I have an assignment for my university course that requires to review the 2020 report of Measuring Broadband Australia that covers the current state of the connection quiality within Australian NBN broadband network.
In particular in one of the sections the report covers the topic of why most of the users of NBN can usually attain between 90 and 95% of advertised download speed and the authors say:
This reiterates the point raised in previous reports that NBN tier
speeds are not provisioned so that maximum plan speeds are attainable
after accounting for protocol overhead.
The go on to further elaborate in the footnote that:
Protocol overhead include packet headers, which are added to network communications to
ensure that they arrive at the right network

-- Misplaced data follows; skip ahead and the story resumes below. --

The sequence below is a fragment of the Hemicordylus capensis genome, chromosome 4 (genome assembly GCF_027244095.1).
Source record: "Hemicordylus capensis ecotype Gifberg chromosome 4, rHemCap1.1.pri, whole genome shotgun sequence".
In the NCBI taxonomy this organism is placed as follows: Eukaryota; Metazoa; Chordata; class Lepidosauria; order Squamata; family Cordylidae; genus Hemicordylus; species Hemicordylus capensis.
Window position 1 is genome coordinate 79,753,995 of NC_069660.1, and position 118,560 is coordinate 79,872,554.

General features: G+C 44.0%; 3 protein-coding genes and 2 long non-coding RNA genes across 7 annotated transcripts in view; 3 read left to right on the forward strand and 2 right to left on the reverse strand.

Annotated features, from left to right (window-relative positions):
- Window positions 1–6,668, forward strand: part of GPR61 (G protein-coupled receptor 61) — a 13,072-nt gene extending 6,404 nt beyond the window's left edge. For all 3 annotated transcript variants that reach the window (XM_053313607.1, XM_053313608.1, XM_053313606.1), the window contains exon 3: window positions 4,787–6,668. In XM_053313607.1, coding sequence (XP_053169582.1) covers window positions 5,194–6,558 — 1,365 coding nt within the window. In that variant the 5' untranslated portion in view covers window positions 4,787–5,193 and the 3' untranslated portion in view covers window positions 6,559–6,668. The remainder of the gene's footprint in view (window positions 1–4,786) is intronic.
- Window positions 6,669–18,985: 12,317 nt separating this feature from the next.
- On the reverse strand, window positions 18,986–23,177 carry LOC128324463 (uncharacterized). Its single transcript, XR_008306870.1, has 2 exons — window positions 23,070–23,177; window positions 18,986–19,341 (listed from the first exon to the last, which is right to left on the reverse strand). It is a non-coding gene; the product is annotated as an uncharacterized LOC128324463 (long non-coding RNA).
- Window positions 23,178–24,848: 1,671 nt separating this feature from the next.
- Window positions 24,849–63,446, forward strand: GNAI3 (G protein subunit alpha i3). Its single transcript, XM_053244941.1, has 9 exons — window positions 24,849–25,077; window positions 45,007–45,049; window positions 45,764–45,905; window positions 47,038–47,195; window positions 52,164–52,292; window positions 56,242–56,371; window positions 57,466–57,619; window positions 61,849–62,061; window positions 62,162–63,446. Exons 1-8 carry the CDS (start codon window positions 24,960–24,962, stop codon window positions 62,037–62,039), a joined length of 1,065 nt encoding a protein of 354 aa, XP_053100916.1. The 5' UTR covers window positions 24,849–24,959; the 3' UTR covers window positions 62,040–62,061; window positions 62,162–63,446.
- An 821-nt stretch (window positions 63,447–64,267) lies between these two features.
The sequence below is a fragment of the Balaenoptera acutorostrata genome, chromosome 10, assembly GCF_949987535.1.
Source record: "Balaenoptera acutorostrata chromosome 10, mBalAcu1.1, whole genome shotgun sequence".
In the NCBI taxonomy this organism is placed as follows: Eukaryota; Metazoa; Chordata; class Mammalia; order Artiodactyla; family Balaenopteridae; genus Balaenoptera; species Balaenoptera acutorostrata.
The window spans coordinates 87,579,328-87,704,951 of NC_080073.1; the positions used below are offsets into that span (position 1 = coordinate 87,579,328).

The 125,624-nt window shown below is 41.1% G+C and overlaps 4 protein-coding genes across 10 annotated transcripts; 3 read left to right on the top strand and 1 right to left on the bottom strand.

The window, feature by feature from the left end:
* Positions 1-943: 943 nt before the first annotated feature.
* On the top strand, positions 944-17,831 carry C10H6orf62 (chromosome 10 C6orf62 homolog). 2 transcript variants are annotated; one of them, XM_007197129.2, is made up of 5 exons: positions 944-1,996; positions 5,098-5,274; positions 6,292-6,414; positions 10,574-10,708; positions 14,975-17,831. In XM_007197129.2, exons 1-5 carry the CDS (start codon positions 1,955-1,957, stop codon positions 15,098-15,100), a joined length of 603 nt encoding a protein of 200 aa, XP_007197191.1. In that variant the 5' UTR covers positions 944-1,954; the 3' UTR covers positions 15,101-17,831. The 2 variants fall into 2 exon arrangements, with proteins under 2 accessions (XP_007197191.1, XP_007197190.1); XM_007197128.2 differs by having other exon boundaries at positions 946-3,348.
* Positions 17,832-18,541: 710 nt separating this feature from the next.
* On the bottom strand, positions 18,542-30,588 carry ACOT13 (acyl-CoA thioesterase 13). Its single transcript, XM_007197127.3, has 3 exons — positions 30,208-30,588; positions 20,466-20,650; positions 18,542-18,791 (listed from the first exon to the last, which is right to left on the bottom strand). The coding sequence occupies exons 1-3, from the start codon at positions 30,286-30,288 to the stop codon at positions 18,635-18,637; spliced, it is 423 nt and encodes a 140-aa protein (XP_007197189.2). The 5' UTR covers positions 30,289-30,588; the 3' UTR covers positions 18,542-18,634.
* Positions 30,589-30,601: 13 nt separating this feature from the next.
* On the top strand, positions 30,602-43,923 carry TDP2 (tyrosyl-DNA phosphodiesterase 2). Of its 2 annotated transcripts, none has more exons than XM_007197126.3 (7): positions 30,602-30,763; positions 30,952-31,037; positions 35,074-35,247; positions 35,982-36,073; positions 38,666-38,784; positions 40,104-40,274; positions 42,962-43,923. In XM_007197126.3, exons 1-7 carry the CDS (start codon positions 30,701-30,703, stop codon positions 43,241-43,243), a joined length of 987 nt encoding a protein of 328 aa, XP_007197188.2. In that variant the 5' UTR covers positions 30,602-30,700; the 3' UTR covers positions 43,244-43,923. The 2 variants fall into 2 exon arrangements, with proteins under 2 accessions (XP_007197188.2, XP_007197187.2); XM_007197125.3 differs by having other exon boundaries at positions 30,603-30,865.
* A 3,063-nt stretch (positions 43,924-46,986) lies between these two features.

address. Packet headers take up space, which means that the connection has less room for whatever data is being sent.
This gap of 5-10% of the advertised speed appears to be independent of the advertised speed so a person on 50/20 plan loses 2.5-5 Mbps and on 100/40 plan they lose 5-10 Mbps and this seems like an extremely high overhead.
Unfortunately, I couldn’t find any reliable sources on protocol overhead for broadband connections and was wondering if anyone here knows any sources or has any information.
For information, the Australian NBN is a combination of fibre-to-the-curb (FTTC), fibre-to-the-node (FTTN), fibre-to-the-premises (FTTP) and hybrid fibre coaxial (HFC).